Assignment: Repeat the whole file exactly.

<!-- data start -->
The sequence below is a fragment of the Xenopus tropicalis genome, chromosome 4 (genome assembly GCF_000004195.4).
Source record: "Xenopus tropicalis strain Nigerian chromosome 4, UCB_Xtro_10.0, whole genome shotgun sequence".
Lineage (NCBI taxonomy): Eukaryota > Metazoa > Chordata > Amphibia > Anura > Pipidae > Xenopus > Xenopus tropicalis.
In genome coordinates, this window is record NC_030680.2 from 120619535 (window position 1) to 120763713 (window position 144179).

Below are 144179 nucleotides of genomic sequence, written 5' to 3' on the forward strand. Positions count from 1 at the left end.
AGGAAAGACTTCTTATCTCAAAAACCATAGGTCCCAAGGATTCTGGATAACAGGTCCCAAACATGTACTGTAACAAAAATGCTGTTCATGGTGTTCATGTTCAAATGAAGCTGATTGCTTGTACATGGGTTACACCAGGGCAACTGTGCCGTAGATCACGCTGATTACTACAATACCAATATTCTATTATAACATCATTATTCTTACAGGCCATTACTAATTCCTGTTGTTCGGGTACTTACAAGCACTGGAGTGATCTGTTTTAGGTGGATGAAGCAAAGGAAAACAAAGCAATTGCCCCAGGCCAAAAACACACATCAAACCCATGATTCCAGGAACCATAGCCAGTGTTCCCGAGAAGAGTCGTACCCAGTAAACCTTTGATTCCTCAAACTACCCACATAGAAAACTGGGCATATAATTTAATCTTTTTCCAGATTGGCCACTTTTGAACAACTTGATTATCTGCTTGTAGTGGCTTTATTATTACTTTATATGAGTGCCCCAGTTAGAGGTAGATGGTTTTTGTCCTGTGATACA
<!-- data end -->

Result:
The sequence below is a fragment of the Xenopus tropicalis genome, chromosome 4 (genome assembly GCF_000004195.4).
Source record: "Xenopus tropicalis strain Nigerian chromosome 4, UCB_Xtro_10.0, whole genome shotgun sequence".
Lineage (NCBI taxonomy): Eukaryota > Metazoa > Chordata > Amphibia > Anura > Pipidae > Xenopus > Xenopus tropicalis.
In genome coordinates, this window is record NC_030680.2 from 120619535 (window position 1) to 120763713 (window position 144179).

Below are 144179 nucleotides of genomic sequence, written 5' to 3' on the forward strand. Positions count from 1 at the left end.
AGGAAAGACTTCTTATCTCAAAAACCATAGGTCCCAAGGATTCTGGATAACAGGTCCCAAACATGTACTGTAACAAAAATGCTGTTCATGGTGTTCATGTTCAAATGAAGCTGATTGCTTGTACATGGGTTACACCAGGGCAACTGTGCCGTAGATCACGCTGATTACTACAATACCAATATTCTATTATAACATCATTATTCTTACAGGCCATTACTAATTCCTGTTGTTCGGGTACTTACAAGCACTGGAGTGATCTGTTTTAGGTGGATGAAGCAAAGGAAAACAAAGCAATTGCCCCAGGCCAAAAACACACATCAAACCCATGATTCCAGGAACCATAGCCAGTGTTCCCGAGAAGAGTCGTACCCAGTAAACCTTTGATTCCTCAAACTACCCACATAGAAAACTGGGCATATAATTTAATCTTTTTCCAGATTGGCCACTTTTGAACAACTTGATTATCTGCTTGTAGTGGCTTTATTATTACTTTATATGAGTGCCCCAGTTAGAGGTAGATGGTTTTTGTCCTGTGATACA